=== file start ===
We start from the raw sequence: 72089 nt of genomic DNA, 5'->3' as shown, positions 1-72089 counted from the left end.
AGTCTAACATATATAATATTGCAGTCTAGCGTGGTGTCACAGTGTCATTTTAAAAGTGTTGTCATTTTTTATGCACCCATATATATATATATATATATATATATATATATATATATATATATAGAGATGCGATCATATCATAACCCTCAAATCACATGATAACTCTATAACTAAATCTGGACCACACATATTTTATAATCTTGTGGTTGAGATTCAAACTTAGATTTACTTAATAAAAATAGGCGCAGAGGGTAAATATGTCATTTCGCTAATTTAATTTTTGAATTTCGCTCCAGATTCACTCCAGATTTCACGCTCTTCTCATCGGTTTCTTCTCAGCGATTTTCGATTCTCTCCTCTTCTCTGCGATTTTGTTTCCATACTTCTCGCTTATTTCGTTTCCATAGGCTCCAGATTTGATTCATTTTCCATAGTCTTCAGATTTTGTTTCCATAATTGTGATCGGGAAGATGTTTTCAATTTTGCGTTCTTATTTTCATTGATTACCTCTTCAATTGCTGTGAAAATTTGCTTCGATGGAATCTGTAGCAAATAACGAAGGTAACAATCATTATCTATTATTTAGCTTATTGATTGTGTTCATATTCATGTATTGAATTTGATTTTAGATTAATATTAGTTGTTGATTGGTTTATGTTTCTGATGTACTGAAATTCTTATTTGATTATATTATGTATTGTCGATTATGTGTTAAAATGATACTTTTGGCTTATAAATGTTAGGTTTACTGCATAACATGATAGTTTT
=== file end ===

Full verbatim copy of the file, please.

We start from the raw sequence: 72089 nt of genomic DNA, 5'->3' as shown, positions 1-72089 counted from the left end.
AGTCTAACATATATAATATTGCAGTCTAGCGTGGTGTCACAGTGTCATTTTAAAAGTGTTGTCATTTTTTATGCACCCATATATATATATATATATATATATATATATATATATATATATATAGAGATGCGATCATATCATAACCCTCAAATCACATGATAACTCTATAACTAAATCTGGACCACACATATTTTATAATCTTGTGGTTGAGATTCAAACTTAGATTTACTTAATAAAAATAGGCGCAGAGGGTAAATATGTCATTTCGCTAATTTAATTTTTGAATTTCGCTCCAGATTCACTCCAGATTTCACGCTCTTCTCATCGGTTTCTTCTCAGCGATTTTCGATTCTCTCCTCTTCTCTGCGATTTTGTTTCCATACTTCTCGCTTATTTCGTTTCCATAGGCTCCAGATTTGATTCATTTTCCATAGTCTTCAGATTTTGTTTCCATAATTGTGATCGGGAAGATGTTTTCAATTTTGCGTTCTTATTTTCATTGATTACCTCTTCAATTGCTGTGAAAATTTGCTTCGATGGAATCTGTAGCAAATAACGAAGGTAACAATCATTATCTATTATTTAGCTTATTGATTGTGTTCATATTCATGTATTGAATTTGATTTTAGATTAATATTAGTTGTTGATTGGTTTATGTTTCTGATGTACTGAAATTCTTATTTGATTATATTATGTATTGTCGATTATGTGTTAAAATGATACTTTTGGCTTATAAATGTTAGGTTTACTGCATAACATGATAGTTTT